Currently unavailable: for new students
Degree: Medicine (Bachelors) - Oxford, The Queen's College University
Hi! My name is Michael, and I'm a medical student at Oxford University! I'm a friendly, hard working and engaging tutor with plenty of experience working with children in a classroom environment and on a one to one basis.
What can I offer?
As someone who's course demands rapid absorption of knowledge in light of constant examination, I fully understand the importance of gaining an understanding of the key concepts underlying science and language (french) and how to apply this knowledge for maximum success in examinations.
To achieve this my sessions will be centred on your needs as the student, using whatever tools work best to help you learn and become confident in your subject area. We will work through areas that you are struggling with, break them down to the basics and build up from there to ensure you have the confidence and knowledge to achieve your potential, whatever point you're starting from!
Having recently gone through examinations my self, I understand that a key area of success is exam technique and understanding what you need to know by the examinors. I will use exam board syllabuses to help guide this and to ensure our time together is directed towards your specific needs.
How to contact me!
Any further queries? Don’t hesitate to contact me! Send me a 'WebMail' or Book a 'Meet the Tutor Session'
I look forward to hearing from you!
|Biology||A Level||£20 /hr|
|Before 12pm||12pm - 5pm||After 5pm|
Please get in touch for more detailed availability
Sam (Parent) May 5 2016
Maria (Parent) April 26 2016
A nerve impulse travelling down a motor neurone causes the release of acetylcholine from the synpatic knob into the synaptic cleft. This then diffuses across the synaptic cleft down its concentration gradient and binds to complementary receptors on the sarcolemma. This binding causes the opening of ion channels associated with the acetylcholine receptor, leading to an influx of positive ions and a depolarisation of the sarcolemma which spreads along to invaginations of the membrane known as T tubules. These structures are in close conjunction with sarcoplasmic reticulum, and the depolarisation causes subsequent calcium ion release from the sarcoplasmic reticulum. Calcium ions diffuse through the sarcoplasm and bind to tropinin, intiating the sliding of the myosin and actin filaments and the contraction of skeletal muscle.see more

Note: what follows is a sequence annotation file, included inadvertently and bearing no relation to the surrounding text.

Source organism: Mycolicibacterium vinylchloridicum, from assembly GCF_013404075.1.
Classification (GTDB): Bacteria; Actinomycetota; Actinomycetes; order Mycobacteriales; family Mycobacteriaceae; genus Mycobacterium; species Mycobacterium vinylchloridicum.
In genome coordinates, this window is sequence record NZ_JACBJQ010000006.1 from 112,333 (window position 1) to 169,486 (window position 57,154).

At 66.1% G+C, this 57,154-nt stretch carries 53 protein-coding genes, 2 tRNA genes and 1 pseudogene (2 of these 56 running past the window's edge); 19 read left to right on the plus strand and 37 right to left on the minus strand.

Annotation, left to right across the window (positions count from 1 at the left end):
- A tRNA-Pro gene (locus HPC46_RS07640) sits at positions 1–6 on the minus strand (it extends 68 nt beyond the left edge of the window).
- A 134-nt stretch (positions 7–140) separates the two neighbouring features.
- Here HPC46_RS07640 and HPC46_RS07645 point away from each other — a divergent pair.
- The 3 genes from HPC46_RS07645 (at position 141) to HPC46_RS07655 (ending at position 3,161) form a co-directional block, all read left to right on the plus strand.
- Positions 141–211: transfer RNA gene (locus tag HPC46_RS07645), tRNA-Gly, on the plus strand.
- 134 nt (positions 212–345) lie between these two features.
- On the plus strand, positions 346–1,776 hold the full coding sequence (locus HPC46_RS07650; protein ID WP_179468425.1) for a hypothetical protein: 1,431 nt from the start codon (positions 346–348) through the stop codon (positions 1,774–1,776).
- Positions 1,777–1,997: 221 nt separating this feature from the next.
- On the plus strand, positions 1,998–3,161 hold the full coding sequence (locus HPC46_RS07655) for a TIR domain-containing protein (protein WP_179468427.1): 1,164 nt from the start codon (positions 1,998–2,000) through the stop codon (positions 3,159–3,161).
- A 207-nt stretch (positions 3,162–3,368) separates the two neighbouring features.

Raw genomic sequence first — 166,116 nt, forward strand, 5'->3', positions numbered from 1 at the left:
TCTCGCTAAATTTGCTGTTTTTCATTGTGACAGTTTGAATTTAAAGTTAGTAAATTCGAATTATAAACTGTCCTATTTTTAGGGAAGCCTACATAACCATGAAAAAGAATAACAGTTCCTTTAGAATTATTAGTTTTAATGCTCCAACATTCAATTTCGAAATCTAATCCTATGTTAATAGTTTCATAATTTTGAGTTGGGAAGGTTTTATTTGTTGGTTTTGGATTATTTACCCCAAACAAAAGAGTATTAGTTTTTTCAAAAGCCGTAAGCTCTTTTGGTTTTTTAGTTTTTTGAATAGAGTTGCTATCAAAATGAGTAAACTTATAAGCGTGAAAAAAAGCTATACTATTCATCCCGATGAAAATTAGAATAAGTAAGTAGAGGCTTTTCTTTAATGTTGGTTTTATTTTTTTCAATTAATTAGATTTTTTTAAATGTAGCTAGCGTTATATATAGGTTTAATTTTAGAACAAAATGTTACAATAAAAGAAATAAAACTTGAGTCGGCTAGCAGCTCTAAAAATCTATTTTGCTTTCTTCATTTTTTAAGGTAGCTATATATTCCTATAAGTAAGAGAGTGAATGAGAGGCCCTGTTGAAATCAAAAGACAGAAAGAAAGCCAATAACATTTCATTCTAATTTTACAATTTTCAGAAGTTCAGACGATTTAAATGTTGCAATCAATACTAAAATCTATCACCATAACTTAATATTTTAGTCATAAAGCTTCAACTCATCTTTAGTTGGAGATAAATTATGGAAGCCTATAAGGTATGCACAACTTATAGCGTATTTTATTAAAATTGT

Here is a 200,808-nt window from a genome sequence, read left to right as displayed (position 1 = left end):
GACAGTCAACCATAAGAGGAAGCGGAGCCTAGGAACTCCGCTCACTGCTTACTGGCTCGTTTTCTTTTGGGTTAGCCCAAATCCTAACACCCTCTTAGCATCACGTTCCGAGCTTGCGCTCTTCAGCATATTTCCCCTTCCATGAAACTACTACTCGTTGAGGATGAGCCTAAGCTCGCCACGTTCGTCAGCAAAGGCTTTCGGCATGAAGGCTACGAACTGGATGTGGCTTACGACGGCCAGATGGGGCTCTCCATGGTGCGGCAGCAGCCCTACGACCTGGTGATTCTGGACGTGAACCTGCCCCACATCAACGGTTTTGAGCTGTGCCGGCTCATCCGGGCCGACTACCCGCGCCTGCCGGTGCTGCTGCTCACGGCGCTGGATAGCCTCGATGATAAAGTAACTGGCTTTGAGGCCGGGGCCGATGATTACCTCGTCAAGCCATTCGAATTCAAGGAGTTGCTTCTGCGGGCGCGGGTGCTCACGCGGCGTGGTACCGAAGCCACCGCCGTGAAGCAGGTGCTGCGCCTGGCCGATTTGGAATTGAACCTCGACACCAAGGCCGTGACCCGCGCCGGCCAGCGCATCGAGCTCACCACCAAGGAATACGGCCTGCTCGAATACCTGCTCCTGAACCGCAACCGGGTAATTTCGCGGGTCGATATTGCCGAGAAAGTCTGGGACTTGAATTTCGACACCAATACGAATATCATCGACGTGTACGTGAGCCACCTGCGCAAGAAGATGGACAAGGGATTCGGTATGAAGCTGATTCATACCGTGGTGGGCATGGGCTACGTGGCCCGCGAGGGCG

Enzymes are proteins that catalyse specific biological reactions in the body. These proteins have a specific 3D structure known as a teritary structure, with a specialised domain known as an 'active site' that is complementary to and specific for the substrate of the reaction they catalyse. This substrate binds the active site, like a key into a lock, allowing the reaction to proceed.see more
The imperfect tense describes something one 'used to do'. It is less specific than the perfect tense, which describes a specific action taking place at a specific time, and is used to describe more general actions in the past. For example 'I used to play tennis' is the imperfect, whereas 'Last Wednesday, I played tennis' is the perfect. In order to conjugate the imperfect tense, take the 'nous' form of the verb and remove the -ons suffix. Then, add one of the folllowing endings accoridng to the subject of the sentence:
ils/elles -aientsee more